Court Rules School District Should Have Done More to Accommodate Teacher Battling Cancer

In December 2014, the California Court of Appeal (“Court”) found that Morongo Unified School District’s (“School District”) failure to reassign a disabled teacher to her preferred position raised a triable issue of fact.  Swanson v. Morongo Unified School Dist. (Cal. App. Ct. 12/23/14), Case No G050290.  In doing so, the Court reversed the School District’s … Continue Reading

Employer Could Not Establish Sufficient Evidence to Prove Employee Signed an Arbitration Agreement through an Electronic Signature

A new case from the California Court of Appeal, Fourth Appellate District, Division Two, Ruiz v. Moss Bros. Auto Group, Inc., was certified for publication on December 23, 2014, and addresses an area of interest for many employers – electronic signatures on arbitration agreements. Employers must build safeguards into such systems  to be able to prove … Continue Reading

Not All Supervisor Misconduct Violates Public Policy Sufficiently to Support Whistleblowing Claims

On December 1, 2014, in Ferrick v. Santa Clara University (H040252), the California Court of Appeal rejected a university employee’s attempt to support her wrongful termination claim with allegations of embezzlement, tax evasion, or other alleged improprieties in public financing and real estate deals.  However, the employee successfully stated a claim for wrongful termination based … Continue Reading

California Appellate Court Holds that Federal Law Does Not Preempt California’s Meal and Rest Break Requirements for Truck Drivers

On October 28, 2014, a California Court of Appeal held that the Federal Aviation Administration Authorization Act of 1994 (“FAAAA”) does not preempt California’s meal and rest break requirements as applied to motor carriers.  [Godfrey v. Oakland Port Services Corp. (Cal. App. Ct. Oct. 28, 2014) Case No. A139274.] In Godfrey, the plaintiffs were truck … Continue Reading

Professor’s Refusal to Undergo Fitness-for-Duty Exam Warranted Termination, California Court Rules

A university properly terminated a professor for failing to undergo a fitness-for-duty examination after he had engaged in instances of threatening behavior, the California Court of Appeal has ruled, affirming a judgment in favor of the University of San Francisco on a professor’s alleged disability discrimination claims under the Fair Employment and Housing Act (“FEHA”). … Continue Reading

California Court of Appeal Holds That A Holding Company With No Employees May Be Vicariously Liable For Alleged Wage and Hour Violations of a Subsidiary

While reversing summary judgment in favor of a holding company, in Castaneda v. The Ensign Group B249119 (Cal. Ct. App. Sep. 15, 2014), the California Court of Appeal held that a “corporation with no employees [that] exercises some control over [a] corporation with employees, [] may be the employer of the employees of the corporation … Continue Reading

Deputy Sheriff Protected by Whistleblower Retaliation Law, California Court of Appeal Rules

The California Labor Code’s Section 1102.5(b) whistleblower protections are not limited to the first employee reporting alleged misconduct, the California Court of Appeal has ruled, affirming a judgment in favor of a deputy sheriff on his whistleblower retaliation claim. Hager v. County of Los Angeles, No. B238277 (Cal. Ct. App. Aug. 19, 2014). The Court … Continue Reading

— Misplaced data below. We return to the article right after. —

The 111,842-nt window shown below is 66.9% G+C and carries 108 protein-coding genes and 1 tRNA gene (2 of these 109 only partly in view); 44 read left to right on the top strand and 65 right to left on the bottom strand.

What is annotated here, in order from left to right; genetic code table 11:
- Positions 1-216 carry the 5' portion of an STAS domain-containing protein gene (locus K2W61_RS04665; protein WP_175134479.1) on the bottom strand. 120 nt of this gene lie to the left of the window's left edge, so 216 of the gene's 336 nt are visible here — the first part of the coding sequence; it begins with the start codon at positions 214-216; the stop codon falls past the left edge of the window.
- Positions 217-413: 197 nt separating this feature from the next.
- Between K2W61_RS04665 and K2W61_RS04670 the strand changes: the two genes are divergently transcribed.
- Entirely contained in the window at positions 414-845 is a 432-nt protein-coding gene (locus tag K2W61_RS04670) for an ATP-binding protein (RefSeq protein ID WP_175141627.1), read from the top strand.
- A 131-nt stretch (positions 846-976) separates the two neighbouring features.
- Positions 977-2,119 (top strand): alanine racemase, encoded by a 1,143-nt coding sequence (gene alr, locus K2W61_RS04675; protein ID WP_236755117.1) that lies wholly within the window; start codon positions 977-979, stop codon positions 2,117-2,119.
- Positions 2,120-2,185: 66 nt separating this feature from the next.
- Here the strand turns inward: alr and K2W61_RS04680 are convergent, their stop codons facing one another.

California High Court Rules that Franchisors are Not Liable for Workplace Injuries Inflicted By Franchisees’ Employees

In a recent opinion with important implications for California businesses, the California Supreme Court held that franchisors are not vicariously liable for the conduct of employees managed by its franchisees. In Patterson v. Domino’s Pizza, LLC, et al., the plaintiff, a service employee at a Southern California Domino’s Pizza franchise, alleged that she had been … Continue Reading

California Court of Appeal Holds That Retired Employees Can Also Subject Employers to Waiting Time Penalties

On August 19, 2014, a California Court of Appeal held that the requirements of Labor Code sections 202 and 203 apply not only to employees who quit, but also to employees who retire.  In McLean v. State of California et al., No. C074515 (Cal. Aug. 19, 2014), the plaintiff filed a putative class action lawsuit … Continue Reading

Arbitrator, Not Court, Decides Whether Arbitration Agreement Applies to Class Claims, California Court Rules

Whether the parties to an arbitration agreement agreed to class arbitration is a question for the arbitrator, not the trial court, the California Court of Appeal has ruled, reversing an order dismissing class claims alleging violations of California’s Fair Employment and Housing Act and Unfair Competition Act. Sandquist v. Lebo Automotive, Inc., No. B244412 (Cal. … Continue Reading

CA Truck Drivers Entitled to Meal Periods and Rest Breaks

On July 9, 2014, a Ninth U.S. Circuit Court of Appeals ruled that California truck drivers are entitled to meal breaks and rest periods under California state law despite federal deregulation of the trucking industry. Prior to the Court of Appeals ruling in Dilts v. Penske Logistics, Inc. (July 9, 2014), several federal judges in California ruled … Continue Reading

Arbitrator, Not Court, Decides Arbitration Agreement’s Enforceability, California Court Holds

A clause delegating to an arbitrator the authority to decide questions of an arbitration agreement’s enforceability was not unconscionable under California law, the California Court of Appeal has ruled. Malone v. Superior Court, No. B253891 (Cal. Ct. App. June 17, 2014). The Court affirmed an order enforcing the delegation clause and compelling arbitration. Significantly, the … Continue Reading